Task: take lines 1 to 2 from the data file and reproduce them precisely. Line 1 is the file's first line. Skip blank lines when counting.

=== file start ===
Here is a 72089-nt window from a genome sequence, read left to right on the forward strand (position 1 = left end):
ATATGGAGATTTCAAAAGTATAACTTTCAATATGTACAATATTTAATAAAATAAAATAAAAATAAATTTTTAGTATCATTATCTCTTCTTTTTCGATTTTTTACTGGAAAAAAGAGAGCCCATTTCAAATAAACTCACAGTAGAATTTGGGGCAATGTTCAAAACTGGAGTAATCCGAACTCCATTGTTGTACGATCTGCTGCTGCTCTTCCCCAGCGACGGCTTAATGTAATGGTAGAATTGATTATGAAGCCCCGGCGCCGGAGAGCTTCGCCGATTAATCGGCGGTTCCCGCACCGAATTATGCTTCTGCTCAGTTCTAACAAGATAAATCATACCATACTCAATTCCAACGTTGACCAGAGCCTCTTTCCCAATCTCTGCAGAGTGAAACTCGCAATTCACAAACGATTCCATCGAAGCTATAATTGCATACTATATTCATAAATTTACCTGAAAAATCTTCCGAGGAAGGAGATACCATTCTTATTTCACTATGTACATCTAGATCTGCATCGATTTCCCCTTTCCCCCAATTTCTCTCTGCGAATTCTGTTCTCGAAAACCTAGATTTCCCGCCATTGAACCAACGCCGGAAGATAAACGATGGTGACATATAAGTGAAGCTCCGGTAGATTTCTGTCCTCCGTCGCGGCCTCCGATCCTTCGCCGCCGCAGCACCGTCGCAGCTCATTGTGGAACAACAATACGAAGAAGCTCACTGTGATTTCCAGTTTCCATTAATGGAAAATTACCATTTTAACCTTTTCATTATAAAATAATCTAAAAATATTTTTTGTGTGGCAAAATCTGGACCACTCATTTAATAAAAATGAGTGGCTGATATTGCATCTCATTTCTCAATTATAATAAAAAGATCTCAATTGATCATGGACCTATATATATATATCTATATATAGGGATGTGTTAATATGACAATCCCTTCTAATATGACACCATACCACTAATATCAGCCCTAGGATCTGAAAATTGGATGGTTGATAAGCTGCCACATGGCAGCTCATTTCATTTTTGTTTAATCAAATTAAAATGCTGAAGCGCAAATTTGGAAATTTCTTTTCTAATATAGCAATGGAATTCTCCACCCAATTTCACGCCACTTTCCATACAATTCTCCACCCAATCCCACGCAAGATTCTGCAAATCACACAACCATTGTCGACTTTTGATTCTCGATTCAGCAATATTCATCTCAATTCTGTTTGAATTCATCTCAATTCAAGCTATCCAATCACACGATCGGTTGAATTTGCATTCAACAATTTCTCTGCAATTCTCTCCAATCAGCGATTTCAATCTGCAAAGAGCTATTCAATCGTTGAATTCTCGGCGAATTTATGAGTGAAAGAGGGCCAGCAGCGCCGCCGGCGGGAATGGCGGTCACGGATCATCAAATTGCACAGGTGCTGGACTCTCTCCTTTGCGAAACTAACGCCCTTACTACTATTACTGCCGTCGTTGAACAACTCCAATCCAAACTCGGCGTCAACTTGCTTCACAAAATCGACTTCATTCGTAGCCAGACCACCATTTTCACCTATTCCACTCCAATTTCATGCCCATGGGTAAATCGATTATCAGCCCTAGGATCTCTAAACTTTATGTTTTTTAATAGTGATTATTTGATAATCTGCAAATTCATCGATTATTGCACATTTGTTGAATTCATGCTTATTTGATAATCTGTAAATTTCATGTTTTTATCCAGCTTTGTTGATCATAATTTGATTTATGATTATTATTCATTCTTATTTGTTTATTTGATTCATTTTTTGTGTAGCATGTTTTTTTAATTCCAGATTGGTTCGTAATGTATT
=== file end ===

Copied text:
Here is a 72089-nt window from a genome sequence, read left to right on the forward strand (position 1 = left end):
ATATGGAGATTTCAAAAGTATAACTTTCAATATGTACAATATTTAATAAAATAAAATAAAAATAAATTTTTAGTATCATTATCTCTTCTTTTTCGATTTTTTACTGGAAAAAAGAGAGCCCATTTCAAATAAACTCACAGTAGAATTTGGGGCAATGTTCAAAACTGGAGTAATCCGAACTCCATTGTTGTACGATCTGCTGCTGCTCTTCCCCAGCGACGGCTTAATGTAATGGTAGAATTGATTATGAAGCCCCGGCGCCGGAGAGCTTCGCCGATTAATCGGCGGTTCCCGCACCGAATTATGCTTCTGCTCAGTTCTAACAAGATAAATCATACCATACTCAATTCCAACGTTGACCAGAGCCTCTTTCCCAATCTCTGCAGAGTGAAACTCGCAATTCACAAACGATTCCATCGAAGCTATAATTGCATACTATATTCATAAATTTACCTGAAAAATCTTCCGAGGAAGGAGATACCATTCTTATTTCACTATGTACATCTAGATCTGCATCGATTTCCCCTTTCCCCCAATTTCTCTCTGCGAATTCTGTTCTCGAAAACCTAGATTTCCCGCCATTGAACCAACGCCGGAAGATAAACGATGGTGACATATAAGTGAAGCTCCGGTAGATTTCTGTCCTCCGTCGCGGCCTCCGATCCTTCGCCGCCGCAGCACCGTCGCAGCTCATTGTGGAACAACAATACGAAGAAGCTCACTGTGATTTCCAGTTTCCATTAATGGAAAATTACCATTTTAACCTTTTCATTATAAAATAATCTAAAAATATTTTTTGTGTGGCAAAATCTGGACCACTCATTTAATAAAAATGAGTGGCTGATATTGCATCTCATTTCTCAATTATAATAAAAAGATCTCAATTGATCATGGACCTATATATATATATCTATATATAGGGATGTGTTAATATGACAATCCCTTCTAATATGACACCATACCACTAATATCAGCCCTAGGATCTGAAAATTGGATGGTTGATAAGCTGCCACATGGCAGCTCATTTCATTTTTGTTTAATCAAATTAAAATGCTGAAGCGCAAATTTGGAAATTTCTTTTCTAATATAGCAATGGAATTCTCCACCCAATTTCACGCCACTTTCCATACAATTCTCCACCCAATCCCACGCAAGATTCTGCAAATCACACAACCATTGTCGACTTTTGATTCTCGATTCAGCAATATTCATCTCAATTCTGTTTGAATTCATCTCAATTCAAGCTATCCAATCACACGATCGGTTGAATTTGCATTCAACAATTTCTCTGCAATTCTCTCCAATCAGCGATTTCAATCTGCAAAGAGCTATTCAATCGTTGAATTCTCGGCGAATTTATGAGTGAAAGAGGGCCAGCAGCGCCGCCGGCGGGAATGGCGGTCACGGATCATCAAATTGCACAGGTGCTGGACTCTCTCCTTTGCGAAACTAACGCCCTTACTACTATTACTGCCGTCGTTGAACAACTCCAATCCAAACTCGGCGTCAACTTGCTTCACAAAATCGACTTCATTCGTAGCCAGACCACCATTTTCACCTATTCCACTCCAATTTCATGCCCATGGGTAAATCGATTATCAGCCCTAGGATCTCTAAACTTTATGTTTTTTAATAGTGATTATTTGATAATCTGCAAATTCATCGATTATTGCACATTTGTTGAATTCATGCTTATTTGATAATCTGTAAATTTCATGTTTTTATCCAGCTTTGTTGATCATAATTTGATTTATGATTATTATTCATTCTTATTTGTTTATTTGATTCATTTTTTGTGTAGCATGTTTTTTTAATTCCAGATTGGTTCGTAATGTATT